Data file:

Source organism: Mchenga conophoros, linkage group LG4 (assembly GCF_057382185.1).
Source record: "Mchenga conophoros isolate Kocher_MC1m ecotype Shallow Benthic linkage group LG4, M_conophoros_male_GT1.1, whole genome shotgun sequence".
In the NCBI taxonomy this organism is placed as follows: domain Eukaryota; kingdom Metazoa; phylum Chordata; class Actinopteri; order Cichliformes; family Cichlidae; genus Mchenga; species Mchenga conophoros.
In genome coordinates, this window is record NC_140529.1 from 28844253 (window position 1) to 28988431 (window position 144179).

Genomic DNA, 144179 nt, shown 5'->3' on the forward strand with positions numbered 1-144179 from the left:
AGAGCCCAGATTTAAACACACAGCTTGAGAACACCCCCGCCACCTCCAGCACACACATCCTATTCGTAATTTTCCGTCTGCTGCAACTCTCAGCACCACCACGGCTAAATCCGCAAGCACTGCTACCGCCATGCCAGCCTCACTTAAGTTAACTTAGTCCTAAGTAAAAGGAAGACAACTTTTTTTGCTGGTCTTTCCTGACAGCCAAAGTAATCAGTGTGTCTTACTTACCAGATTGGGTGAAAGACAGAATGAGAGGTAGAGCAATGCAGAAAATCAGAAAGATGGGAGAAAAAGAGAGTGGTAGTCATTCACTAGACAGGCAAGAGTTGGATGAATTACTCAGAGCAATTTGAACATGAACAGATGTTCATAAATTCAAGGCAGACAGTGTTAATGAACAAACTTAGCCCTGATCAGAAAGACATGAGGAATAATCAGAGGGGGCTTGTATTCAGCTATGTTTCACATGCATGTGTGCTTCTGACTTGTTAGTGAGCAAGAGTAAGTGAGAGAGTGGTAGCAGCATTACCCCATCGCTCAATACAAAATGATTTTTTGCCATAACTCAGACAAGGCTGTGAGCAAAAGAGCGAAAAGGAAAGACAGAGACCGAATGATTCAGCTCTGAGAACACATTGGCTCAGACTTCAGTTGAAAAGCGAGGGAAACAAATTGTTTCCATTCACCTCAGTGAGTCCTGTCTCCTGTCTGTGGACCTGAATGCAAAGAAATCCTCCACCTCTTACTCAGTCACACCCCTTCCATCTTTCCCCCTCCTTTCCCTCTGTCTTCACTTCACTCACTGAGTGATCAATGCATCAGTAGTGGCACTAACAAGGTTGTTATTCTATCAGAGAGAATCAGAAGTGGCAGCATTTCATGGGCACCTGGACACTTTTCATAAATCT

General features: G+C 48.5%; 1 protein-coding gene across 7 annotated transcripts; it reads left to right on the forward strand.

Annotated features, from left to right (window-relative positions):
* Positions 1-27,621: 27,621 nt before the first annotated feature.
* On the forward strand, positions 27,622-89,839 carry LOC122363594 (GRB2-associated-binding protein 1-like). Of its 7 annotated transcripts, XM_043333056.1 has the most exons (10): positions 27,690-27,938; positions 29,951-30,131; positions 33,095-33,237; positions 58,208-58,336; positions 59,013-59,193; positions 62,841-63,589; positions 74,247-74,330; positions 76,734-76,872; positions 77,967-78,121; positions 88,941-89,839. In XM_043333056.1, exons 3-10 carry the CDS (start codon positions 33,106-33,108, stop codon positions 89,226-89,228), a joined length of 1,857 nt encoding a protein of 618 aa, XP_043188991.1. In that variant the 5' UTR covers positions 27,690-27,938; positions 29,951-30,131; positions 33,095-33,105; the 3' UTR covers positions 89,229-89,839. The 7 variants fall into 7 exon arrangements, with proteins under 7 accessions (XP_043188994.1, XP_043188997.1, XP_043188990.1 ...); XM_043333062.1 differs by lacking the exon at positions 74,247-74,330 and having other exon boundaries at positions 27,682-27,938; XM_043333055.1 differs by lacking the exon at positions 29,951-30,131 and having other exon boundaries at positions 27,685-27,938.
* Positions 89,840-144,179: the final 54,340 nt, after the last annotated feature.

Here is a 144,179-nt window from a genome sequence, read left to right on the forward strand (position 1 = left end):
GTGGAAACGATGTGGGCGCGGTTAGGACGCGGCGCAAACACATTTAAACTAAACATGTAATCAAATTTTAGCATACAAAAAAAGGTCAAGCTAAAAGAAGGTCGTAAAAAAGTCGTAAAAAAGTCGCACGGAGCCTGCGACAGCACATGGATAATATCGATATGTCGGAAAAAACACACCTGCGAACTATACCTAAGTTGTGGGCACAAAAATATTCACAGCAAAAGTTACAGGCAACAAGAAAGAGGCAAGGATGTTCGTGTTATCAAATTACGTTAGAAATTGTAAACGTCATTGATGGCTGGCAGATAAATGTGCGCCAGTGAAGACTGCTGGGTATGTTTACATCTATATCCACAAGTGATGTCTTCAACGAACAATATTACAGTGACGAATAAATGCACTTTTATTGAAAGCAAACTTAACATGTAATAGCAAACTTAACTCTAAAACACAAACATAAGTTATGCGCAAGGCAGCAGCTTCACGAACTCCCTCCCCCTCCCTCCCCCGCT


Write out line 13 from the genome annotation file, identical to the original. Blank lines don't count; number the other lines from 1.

GTGGAAACGATGTGGGCGCGGTTAGGACGCGGCGCAAACACATTTAAACTAAACATGTAATCAAATTTTAGCATACAAAAAAAGGTCAAGCTAAAAGAAGGTCGTAAAAAAGTCGTAAAAAAGTCGCACGGAGCCTGCGACAGCACATGGATAATATCGATATGTCGGAAAAAACACACCTGCGAACTATACCTAAGTTGTGGGCACAAAAATATTCACAGCAAAAGTTACAGGCAACAAGAAAGAGGCAAGGATGTTCGTGTTATCAAATTACGTTAGAAATTGTAAACGTCATTGATGGCTGGCAGATAAATGTGCGCCAGTGAAGACTGCTGGGTATGTTTACATCTATATCCACAAGTGATGTCTTCAACGAACAATATTACAGTGACGAATAAATGCACTTTTATTGAAAGCAAACTTAACATGTAATAGCAAACTTAACTCTAAAACACAAACATAAGTTATGCGCAAGGCAGCAGCTTCACGAACTCCCTCCCCCTCCCTCCCCCGCT